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How to Invest in the 'New Normal'

In the year following the collapse of Lehman Bros., the U.S. stock market lost a portfolio-wrecking 45 percent, and then bounced back 52 percent, leaving us about 17 percent down from where we were before the panic set in. The corporate bond market has also had a round-trip through the emergency room, leaving investors to wonder where we go from here. Was this another buy-on-the-dips opportunity? Or has the investing landscape fundamentally changed? No one knows for sure, but a consensus has developed that you should get used to what some pundits have dubbed "the new normal."

To Bill Gross and Mohamed El-Erian, co-chief investment officer and CEO (respectively) of Pacific Investment Management Co., that phrase means a world with less borrowing, less globalization, and re-regulation. As you repair your personal balance sheet by slashing debt and boosting savings, you’re going to face an era of lower investment returns and economic growth as well as higher unemployment and inflation levels.

Most of us have come of age during the era that Ben Bernanke called “the Great Moderation.” Buying stocks and bonds whenever the market hiccupped, and then hanging onto those investments for the long haul was, as we were told over and over again, the only way to build wealth. So, too, was buying a home ― growth in the value of their primary residence helped countless Americans retire comfortably. Meanwhile, we turned to borrowing ― against our homes, or on credit cards ― to finance our needs and wants. The last leg of that stool has been cut off and burned, and now even the rest of the conventional wisdom may have to be tossed overboard in the new normal.

Things ‘Have to Change’

“A lot of things will have to change now that we have to recover after decades of being hooked on borrowing and leverage,” says Neil Hokanson, an investment adviser who works with well-heeled investors from his office in Southern California. One of those, he argues, is the idea that a good investment must be a stock or a bond, a mutual fund, or an exchange-traded fund (ETF).

“Why not a hot-dog stand or a bus shelter that has advertising on its side?” Hokanson suggests. “It’s only a matter of time before someone comes up with a way to create a security that gives its holders shares in a portfolio of Persian rugs.”

Now, if a broker calls you peddling carpet shares or billboard bonds, you should probably hang up immediately. But Hokanson is making a serious point: Slower growth leads to lower returns from financial assets. That leaves you with two choices: Either accept smaller gains (own index funds to keep costs from eating into your reduced returns), or reach for higher returns by looking further afield and thinking creatively. One of the types of investments that Hokanson believes could become the wave of the future is Macquarie Infrastructure Co. LLC, a limited partnership that owns a portfolio of interests in bridges, freeways, ports, and other infrastructure projects that generate income. Mexico’s Grupo Aeroportuario del Sureste (ASR) owns airports in the Cancun area and beyond. “We’re suggesting higher allocations to alternative asset classes as part of this trend,” adds Jeff Kleintop, chief market strategist at LPL Financial in Boston. “Commodities is one asset class that still fits the bill wonderfully, depending on what the specific market conditions are at the time you are looking for an alternative to the mainstream asset classes.”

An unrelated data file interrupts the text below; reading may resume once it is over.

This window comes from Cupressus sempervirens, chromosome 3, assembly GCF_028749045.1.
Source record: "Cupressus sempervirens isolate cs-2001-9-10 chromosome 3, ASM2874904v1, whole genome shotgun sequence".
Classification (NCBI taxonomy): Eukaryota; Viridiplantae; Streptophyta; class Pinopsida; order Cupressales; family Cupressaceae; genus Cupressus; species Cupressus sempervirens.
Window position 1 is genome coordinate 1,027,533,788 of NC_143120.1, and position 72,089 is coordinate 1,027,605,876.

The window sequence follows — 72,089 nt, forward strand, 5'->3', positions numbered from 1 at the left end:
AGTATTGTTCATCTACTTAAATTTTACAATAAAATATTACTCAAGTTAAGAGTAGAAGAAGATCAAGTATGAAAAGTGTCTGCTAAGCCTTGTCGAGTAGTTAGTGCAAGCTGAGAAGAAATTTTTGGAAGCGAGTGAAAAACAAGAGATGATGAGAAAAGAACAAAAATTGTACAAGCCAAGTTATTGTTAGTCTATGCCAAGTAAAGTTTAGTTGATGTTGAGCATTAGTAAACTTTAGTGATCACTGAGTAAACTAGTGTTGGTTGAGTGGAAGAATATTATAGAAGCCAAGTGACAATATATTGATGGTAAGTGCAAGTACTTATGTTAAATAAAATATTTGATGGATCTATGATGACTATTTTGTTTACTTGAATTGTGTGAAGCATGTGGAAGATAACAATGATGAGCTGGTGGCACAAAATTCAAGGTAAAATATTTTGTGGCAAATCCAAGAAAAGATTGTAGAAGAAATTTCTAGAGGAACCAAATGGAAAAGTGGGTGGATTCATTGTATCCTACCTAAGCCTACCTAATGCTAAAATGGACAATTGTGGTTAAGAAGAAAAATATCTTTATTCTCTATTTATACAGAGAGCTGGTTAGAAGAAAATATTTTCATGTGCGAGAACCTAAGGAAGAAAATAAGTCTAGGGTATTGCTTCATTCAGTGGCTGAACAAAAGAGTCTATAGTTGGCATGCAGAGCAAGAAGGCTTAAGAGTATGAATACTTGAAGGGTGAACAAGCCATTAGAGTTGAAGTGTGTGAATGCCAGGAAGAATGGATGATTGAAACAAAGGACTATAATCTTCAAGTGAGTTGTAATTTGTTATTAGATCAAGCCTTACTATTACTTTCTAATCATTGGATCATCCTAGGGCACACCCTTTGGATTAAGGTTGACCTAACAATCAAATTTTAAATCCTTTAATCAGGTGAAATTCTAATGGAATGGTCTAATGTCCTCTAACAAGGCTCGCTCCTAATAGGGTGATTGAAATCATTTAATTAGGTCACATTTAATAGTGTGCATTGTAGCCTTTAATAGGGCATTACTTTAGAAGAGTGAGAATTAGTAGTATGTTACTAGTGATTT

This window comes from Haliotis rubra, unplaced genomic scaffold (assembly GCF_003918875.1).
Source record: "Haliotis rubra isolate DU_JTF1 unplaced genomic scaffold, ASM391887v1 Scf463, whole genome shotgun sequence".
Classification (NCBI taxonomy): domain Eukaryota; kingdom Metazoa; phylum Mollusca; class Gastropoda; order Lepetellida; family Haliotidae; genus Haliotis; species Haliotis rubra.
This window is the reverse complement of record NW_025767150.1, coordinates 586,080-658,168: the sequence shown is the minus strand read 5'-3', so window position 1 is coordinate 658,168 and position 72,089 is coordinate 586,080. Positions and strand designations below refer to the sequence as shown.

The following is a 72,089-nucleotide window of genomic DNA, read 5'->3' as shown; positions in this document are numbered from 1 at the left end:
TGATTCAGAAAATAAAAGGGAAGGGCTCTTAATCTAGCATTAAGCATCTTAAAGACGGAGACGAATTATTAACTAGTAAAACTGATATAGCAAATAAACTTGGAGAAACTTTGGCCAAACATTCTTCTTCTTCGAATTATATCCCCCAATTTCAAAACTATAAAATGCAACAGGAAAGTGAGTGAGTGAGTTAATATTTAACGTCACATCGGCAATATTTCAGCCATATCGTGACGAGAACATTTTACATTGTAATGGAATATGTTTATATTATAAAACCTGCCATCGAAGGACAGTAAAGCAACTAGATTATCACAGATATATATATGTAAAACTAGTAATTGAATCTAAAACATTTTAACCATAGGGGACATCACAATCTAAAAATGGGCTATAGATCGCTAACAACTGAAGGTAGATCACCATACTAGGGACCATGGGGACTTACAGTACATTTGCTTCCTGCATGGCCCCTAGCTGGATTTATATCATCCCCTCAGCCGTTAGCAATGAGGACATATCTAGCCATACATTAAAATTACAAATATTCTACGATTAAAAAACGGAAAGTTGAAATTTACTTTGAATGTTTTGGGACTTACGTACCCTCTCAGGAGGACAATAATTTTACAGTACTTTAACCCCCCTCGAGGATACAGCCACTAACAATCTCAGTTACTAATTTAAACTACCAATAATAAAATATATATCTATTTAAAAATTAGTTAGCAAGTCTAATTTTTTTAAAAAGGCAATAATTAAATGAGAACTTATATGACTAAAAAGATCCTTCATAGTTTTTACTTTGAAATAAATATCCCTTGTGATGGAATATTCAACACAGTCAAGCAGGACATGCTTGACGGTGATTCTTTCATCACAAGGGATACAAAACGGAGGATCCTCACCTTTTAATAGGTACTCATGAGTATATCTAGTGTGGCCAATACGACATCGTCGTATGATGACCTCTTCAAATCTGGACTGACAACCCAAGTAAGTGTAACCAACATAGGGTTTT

The new normal also means it’s time to at least question traditional and established relationships between different asset classes. For instance, Treasury bonds offer lower yields and lower returns than corporate bonds, because of the government’s guarantee; in exchange for safety, investors tolerate lower returns. Similarly, stocks have tended to build wealth more rapidly than bonds, despite some lousy recent periods.

New Role for Corporate Bonds

Now those rules are at least being questioned. A few market observers are making the argument ― however preliminary and provocative ― that in the future corporate bonds could be seen as more secure than Treasury notes and thus offer lower yields, or that bonds may become the new stocks in terms of their role in an investor’s portfolio. What is certain, says Rob Arnott, chairman of Research Affiliates LLC, is that if you don’t question some of the canons that you grew up with during the “old normal,” you may end up suffering whiplash.

Arnott notes that, while the stock market has rebounded mightily since March, corporate bonds, which ought to benefit from the same economic outlook that helps stocks, are still cheap by historic standards. The yields on investment-grade (high-quality) corporate bonds now offer investors a 1.50 percentage point additional yield above historic averages; junk bonds offer one percentage point of extra yield. Stocks, meanwhile, are now more expensive relative to earnings than they have been over the past 30 years.